Journal Plays a Broken Record

Editorial board is clearly still bitter about Gore and climate

The disconnect between The Wall Street Journal’s excellent coverage of climate change as a credible, man-made threat, and its editorial opinion that global warming is a lot of, well, hot air, is well established. This week, the opinion page seemed to be striving for a new level of myopia.

On Wednesday, Holman W. Jenkins, Jr., a member of the Journal’s editorial board, published a column reanimating the rapidly souring complaint that Al Gore doesn’t deserve a Nobel Peace Prize for “promoting belief in manmade global warming as a crisis.” Jenkins worries that journalists will credit Gore with an overstated achievement.

“The media will be tempted to blur the fact that his medal, which Mr. Gore will collect on Monday in Oslo, isn’t for ‘science,’” Jenkins wrote. He then lays out his belief that the much-heralded scientific consensus that humans are warming the planet is entirely artificial. Jenkins attributes the widespread belief in that consensus to the effect of an “availability cascade,” whereby an idea gains traction simply because the press repeats it:

What if the heads being counted to certify an alleged “consensus” arrived at their positions by counting heads? It may seem strange that scientists would participate in such a phenomenon. It shouldn’t. Scientists are human; they do not wait for proof; many devote their professional lives to seeking evidence for hypotheses (especially well-funded hypotheses) they’ve chosen to believe.

Gore, Jenkins insinuates, is a master at exploiting the “availability cascade” of the climate consensus, and that is why he got his Peace Prize: for being a brilliant opportunist. It is true that Gore won his award for popularizing climate science, not doing it. But Jenkins makes Gore’s work seem like manipulation and political spin, and there are many holes in his argument.

First of all, the scientific consensus that Jenkins pegs as mere artifice is actually quite robust. It has been almost twenty years since NASA scientist Jim Hansen first announced to Congress that global warming is a real, man-made threat, but it has taken all the time since then to achieve the consensus we have now. This is no mere child’s game in which one scientist parrots another in an attempt to validate some preconceived notion of how the climate works. For the last two decades, scientists have labored arduously in lab and field to amass a body of research that will settle important disputes about global warming. It has been an incremental and deliberative process that is only now producing any form of widespread agreement.

But Jenkins doesn’t fault the scientists alone: “Less surprising is the readiness of many prominent journalists to embrace the role of enforcer of an orthodoxy simply because it is the orthodoxy.” Whoa now. Journalists, like scientists, didn’t just start chirping about a consensus one day; they covered its gradual development piece-by-piece. Jenkins might remember that, until very recently, reporters were criticized for injecting too much skepticism (under the guise of “balance”) into their global warming articles. Taking into account the complete history of the climate debate, then, Jenkins’ insistence that the current consensus is artificial is both shallow and ill informed. Unfortunately, that is not the only problem with his column.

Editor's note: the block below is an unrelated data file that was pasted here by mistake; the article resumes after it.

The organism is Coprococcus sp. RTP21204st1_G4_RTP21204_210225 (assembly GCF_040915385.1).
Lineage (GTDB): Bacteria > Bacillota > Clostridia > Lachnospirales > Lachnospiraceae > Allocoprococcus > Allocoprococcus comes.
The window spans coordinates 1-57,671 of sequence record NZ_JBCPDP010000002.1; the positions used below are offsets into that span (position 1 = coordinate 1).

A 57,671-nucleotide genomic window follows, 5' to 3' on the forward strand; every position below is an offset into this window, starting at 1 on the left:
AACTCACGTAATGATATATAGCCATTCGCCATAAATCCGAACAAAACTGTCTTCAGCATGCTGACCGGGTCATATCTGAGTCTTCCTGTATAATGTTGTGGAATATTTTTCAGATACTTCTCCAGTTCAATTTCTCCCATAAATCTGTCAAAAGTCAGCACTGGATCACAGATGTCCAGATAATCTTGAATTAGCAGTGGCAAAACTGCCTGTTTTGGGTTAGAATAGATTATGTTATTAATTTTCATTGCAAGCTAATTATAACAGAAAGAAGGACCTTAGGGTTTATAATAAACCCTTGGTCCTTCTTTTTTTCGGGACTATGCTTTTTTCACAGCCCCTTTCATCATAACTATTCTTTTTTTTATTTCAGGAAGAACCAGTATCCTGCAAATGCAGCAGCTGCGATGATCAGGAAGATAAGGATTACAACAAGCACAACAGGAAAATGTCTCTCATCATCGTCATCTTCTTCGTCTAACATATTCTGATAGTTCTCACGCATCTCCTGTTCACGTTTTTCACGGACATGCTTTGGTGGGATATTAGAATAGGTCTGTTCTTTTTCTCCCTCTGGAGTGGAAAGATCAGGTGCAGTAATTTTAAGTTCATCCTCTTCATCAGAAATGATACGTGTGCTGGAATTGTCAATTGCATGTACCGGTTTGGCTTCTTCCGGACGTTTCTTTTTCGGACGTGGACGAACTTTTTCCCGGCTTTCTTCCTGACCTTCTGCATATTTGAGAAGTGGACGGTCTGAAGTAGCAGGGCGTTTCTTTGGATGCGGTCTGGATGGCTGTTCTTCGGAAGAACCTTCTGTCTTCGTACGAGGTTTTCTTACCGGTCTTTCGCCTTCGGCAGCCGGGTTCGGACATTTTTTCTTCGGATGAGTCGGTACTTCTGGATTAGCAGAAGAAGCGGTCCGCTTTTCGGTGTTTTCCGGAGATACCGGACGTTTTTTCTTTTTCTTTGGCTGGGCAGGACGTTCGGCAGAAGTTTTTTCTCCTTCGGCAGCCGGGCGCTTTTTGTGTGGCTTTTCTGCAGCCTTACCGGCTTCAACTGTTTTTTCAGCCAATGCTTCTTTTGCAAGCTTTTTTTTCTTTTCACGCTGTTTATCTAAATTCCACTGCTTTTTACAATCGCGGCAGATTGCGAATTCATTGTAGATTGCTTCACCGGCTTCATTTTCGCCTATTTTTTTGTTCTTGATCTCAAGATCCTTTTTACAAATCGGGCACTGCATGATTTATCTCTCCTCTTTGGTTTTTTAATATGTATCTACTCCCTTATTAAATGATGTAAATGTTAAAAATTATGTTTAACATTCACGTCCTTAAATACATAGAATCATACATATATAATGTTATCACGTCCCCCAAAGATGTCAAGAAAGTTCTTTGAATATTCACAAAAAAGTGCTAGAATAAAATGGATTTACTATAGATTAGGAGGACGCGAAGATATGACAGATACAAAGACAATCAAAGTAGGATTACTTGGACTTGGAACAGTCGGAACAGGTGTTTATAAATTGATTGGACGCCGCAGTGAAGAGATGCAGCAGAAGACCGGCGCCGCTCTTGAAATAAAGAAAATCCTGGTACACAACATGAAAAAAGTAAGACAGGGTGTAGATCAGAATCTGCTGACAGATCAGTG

Elsewhere in Jenkins’ piece he writes that, “a Nobel has never been awarded for the science of global warming.” Um, except for when the one he’s writing about was presented jointly to Gore and the Intergovernmental Panel on Climate Change. Though the IPCC did not conduct any original research of its own, it vetted years’ of work-work that had already been peer-reviewed-by its member scientists and others.

I’m all for a healthy dose of skepticism if it is well informed, timely, and sheds new light on the matter at hand. And I know how to play Devil’s advocate, too. If Jenkins had wanted to contribute a meaningful column, while upholding the Journal’s editorial cynicism, he could have chosen a more current and consequential target. For instance, 200 of the world’s leading climate scientists released a petition at the United Nations climate conference in Bali on Thursday urging the leaders gathered there to halve greenhouse gas emissions by 2050. Their petition largely echoes recent IPCC reports, but delves further into the realm of prescriptive policy. Jenkins could have argued that scientists, for credibility’s sake, should concern themselves with facts alone and creating climate scenarios that politicians-not scientists-use to weigh various policy options.

There is also the case of the U.S. Congress giving initial approval this week to two bills that would limit greenhouse gas emissions and raise automobile fuel-efficiency standards. Jenkins could have stuck up for Harlan Watson, who is leading the U.S. delegation in Bali, when Watson said he would continue to oppose mandatory emissions caps, despite the events in Congress. Finally this week, there is the consortium of research organizations that released an action plan outlining 300 specific steps the next president can take during his or her first 100 days in office to improve energy efficiency, reduce emissions, and grow the economy. Jenkins could have argued that the plan is unrealistic, or that those who made it are getting ahead of themselves.

Any way you slice it, it was a busy week for global-warming news, and climate skeptics had a robust target list. Nevertheless, Jenkins failed to produce even one original or relevant thought. He ignored the week’s most consequential events and harped on a fading debate.

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Curtis Brainard writes on science and environment reporting. Follow him on Twitter @cbrainard.